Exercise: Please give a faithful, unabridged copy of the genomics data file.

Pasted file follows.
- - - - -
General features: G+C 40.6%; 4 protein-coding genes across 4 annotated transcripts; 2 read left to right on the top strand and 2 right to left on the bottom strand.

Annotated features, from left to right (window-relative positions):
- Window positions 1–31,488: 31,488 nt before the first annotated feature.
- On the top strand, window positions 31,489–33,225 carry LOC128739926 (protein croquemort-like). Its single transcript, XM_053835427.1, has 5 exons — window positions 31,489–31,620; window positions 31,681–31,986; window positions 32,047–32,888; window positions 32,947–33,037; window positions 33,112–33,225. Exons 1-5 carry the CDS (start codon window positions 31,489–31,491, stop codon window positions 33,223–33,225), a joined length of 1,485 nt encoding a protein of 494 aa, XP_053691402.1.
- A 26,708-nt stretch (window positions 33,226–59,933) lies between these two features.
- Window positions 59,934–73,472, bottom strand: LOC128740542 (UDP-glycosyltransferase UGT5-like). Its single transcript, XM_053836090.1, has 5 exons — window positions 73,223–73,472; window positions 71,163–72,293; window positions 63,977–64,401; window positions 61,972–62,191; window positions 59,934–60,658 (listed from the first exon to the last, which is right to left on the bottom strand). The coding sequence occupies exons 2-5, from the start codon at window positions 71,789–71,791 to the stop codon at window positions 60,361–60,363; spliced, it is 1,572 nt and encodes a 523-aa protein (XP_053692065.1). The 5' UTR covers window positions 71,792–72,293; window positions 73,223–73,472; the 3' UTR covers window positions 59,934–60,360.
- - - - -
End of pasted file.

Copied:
General features: G+C 40.6%; 4 protein-coding genes across 4 annotated transcripts; 2 read left to right on the top strand and 2 right to left on the bottom strand.

Annotated features, from left to right (window-relative positions):
- Window positions 1–31,488: 31,488 nt before the first annotated feature.
- On the top strand, window positions 31,489–33,225 carry LOC128739926 (protein croquemort-like). Its single transcript, XM_053835427.1, has 5 exons — window positions 31,489–31,620; window positions 31,681–31,986; window positions 32,047–32,888; window positions 32,947–33,037; window positions 33,112–33,225. Exons 1-5 carry the CDS (start codon window positions 31,489–31,491, stop codon window positions 33,223–33,225), a joined length of 1,485 nt encoding a protein of 494 aa, XP_053691402.1.
- A 26,708-nt stretch (window positions 33,226–59,933) lies between these two features.
- Window positions 59,934–73,472, bottom strand: LOC128740542 (UDP-glycosyltransferase UGT5-like). Its single transcript, XM_053836090.1, has 5 exons — window positions 73,223–73,472; window positions 71,163–72,293; window positions 63,977–64,401; window positions 61,972–62,191; window positions 59,934–60,658 (listed from the first exon to the last, which is right to left on the bottom strand). The coding sequence occupies exons 2-5, from the start codon at window positions 71,789–71,791 to the stop codon at window positions 60,361–60,363; spliced, it is 1,572 nt and encodes a 523-aa protein (XP_053692065.1). The 5' UTR covers window positions 71,792–72,293; window positions 73,223–73,472; the 3' UTR covers window positions 59,934–60,360.